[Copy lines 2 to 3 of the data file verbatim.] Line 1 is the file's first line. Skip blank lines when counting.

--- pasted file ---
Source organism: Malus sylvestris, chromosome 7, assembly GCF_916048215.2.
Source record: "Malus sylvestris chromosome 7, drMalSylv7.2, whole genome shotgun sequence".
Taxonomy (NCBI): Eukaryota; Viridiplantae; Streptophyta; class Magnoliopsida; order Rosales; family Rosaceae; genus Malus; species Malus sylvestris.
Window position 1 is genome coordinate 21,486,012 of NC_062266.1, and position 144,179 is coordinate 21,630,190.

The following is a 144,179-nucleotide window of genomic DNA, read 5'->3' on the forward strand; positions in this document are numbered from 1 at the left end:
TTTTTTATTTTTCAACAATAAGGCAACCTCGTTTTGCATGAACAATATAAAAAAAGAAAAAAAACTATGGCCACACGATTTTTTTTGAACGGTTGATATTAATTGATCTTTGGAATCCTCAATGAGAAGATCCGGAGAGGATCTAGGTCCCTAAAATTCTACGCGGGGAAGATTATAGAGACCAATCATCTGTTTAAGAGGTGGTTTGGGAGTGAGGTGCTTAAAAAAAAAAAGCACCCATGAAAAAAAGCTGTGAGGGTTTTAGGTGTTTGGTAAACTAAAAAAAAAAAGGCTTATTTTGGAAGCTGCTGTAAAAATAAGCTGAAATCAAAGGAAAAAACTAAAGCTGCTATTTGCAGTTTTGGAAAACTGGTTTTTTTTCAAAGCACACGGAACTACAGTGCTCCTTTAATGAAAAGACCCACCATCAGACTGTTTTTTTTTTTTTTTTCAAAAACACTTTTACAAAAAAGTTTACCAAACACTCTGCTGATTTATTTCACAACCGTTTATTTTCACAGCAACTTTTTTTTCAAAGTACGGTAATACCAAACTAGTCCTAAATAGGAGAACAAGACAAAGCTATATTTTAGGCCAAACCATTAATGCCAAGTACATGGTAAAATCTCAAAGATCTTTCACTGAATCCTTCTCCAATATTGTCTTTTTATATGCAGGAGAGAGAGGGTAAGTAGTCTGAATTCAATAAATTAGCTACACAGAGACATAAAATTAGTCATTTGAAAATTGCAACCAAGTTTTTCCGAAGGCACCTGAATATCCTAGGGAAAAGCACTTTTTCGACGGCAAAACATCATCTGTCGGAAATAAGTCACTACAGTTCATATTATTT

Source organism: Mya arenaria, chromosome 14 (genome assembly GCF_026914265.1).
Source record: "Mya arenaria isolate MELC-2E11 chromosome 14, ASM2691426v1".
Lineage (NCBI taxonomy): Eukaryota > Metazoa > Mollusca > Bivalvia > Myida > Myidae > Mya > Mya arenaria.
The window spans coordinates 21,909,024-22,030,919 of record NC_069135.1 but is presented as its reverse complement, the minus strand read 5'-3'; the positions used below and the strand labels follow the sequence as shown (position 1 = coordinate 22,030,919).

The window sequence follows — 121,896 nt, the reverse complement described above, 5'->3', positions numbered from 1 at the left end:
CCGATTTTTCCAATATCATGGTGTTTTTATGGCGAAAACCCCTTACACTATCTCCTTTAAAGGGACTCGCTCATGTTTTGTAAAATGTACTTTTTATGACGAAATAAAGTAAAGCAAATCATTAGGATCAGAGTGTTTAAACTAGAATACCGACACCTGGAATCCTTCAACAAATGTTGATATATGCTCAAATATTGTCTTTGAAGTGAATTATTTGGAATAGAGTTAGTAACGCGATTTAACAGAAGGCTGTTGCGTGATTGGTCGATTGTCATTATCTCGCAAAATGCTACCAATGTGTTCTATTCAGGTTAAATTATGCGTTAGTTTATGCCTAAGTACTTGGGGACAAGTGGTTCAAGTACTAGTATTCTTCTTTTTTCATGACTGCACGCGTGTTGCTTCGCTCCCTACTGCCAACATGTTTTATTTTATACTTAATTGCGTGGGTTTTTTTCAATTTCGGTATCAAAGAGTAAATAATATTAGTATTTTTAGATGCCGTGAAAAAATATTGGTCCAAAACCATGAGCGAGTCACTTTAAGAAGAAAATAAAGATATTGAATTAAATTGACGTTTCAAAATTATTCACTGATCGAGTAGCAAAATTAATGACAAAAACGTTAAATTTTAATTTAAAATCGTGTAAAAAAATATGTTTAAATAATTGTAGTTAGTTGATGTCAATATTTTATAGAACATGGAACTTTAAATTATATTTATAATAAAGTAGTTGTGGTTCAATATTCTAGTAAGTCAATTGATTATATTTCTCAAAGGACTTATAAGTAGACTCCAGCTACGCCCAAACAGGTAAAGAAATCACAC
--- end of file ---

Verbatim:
Source record: "Malus sylvestris chromosome 7, drMalSylv7.2, whole genome shotgun sequence".
Taxonomy (NCBI): Eukaryota; Viridiplantae; Streptophyta; class Magnoliopsida; order Rosales; family Rosaceae; genus Malus; species Malus sylvestris.